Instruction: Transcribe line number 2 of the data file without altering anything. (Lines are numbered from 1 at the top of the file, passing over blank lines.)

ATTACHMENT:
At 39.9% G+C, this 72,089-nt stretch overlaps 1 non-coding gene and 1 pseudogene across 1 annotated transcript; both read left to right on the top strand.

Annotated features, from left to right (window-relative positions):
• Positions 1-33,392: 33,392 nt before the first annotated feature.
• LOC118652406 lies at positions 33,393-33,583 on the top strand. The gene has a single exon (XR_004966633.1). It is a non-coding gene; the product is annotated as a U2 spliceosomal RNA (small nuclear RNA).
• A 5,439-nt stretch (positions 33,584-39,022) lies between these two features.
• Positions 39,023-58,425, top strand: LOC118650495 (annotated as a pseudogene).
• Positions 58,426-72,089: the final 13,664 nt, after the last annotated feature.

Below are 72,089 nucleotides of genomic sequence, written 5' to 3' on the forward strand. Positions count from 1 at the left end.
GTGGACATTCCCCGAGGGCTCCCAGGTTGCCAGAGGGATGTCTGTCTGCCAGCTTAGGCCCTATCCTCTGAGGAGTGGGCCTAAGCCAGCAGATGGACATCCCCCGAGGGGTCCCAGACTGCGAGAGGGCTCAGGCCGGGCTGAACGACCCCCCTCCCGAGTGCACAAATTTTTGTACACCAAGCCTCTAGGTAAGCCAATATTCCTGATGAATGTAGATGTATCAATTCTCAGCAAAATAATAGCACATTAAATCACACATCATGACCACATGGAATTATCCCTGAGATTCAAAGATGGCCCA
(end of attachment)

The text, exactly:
Annotated features, from left to right (window-relative positions):